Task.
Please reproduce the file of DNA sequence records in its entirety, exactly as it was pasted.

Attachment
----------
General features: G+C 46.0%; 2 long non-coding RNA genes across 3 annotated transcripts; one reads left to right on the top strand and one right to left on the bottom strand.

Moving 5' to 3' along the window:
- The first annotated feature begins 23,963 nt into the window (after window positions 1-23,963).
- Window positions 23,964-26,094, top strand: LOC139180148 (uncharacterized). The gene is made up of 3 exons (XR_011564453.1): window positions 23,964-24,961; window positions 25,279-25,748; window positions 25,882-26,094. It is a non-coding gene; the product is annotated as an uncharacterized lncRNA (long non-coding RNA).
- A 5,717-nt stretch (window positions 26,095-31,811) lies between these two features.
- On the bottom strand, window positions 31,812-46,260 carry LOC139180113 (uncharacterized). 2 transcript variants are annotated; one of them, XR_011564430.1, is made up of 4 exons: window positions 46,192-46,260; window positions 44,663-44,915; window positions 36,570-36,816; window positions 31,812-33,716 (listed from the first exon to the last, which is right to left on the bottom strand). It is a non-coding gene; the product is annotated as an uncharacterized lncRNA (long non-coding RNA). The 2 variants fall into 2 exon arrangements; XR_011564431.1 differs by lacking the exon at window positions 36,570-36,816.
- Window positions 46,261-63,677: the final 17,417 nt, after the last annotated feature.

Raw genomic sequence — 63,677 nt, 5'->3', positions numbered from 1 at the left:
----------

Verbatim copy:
General features: G+C 46.0%; 2 long non-coding RNA genes across 3 annotated transcripts; one reads left to right on the top strand and one right to left on the bottom strand.

Moving 5' to 3' along the window:
- The first annotated feature begins 23,963 nt into the window (after window positions 1-23,963).
- Window positions 23,964-26,094, top strand: LOC139180148 (uncharacterized). The gene is made up of 3 exons (XR_011564453.1): window positions 23,964-24,961; window positions 25,279-25,748; window positions 25,882-26,094. It is a non-coding gene; the product is annotated as an uncharacterized lncRNA (long non-coding RNA).
- A 5,717-nt stretch (window positions 26,095-31,811) lies between these two features.
- On the bottom strand, window positions 31,812-46,260 carry LOC139180113 (uncharacterized). 2 transcript variants are annotated; one of them, XR_011564430.1, is made up of 4 exons: window positions 46,192-46,260; window positions 44,663-44,915; window positions 36,570-36,816; window positions 31,812-33,716 (listed from the first exon to the last, which is right to left on the bottom strand). It is a non-coding gene; the product is annotated as an uncharacterized lncRNA (long non-coding RNA). The 2 variants fall into 2 exon arrangements; XR_011564431.1 differs by lacking the exon at window positions 36,570-36,816.
- Window positions 46,261-63,677: the final 17,417 nt, after the last annotated feature.

Raw genomic sequence — 63,677 nt, 5'->3', positions numbered from 1 at the left: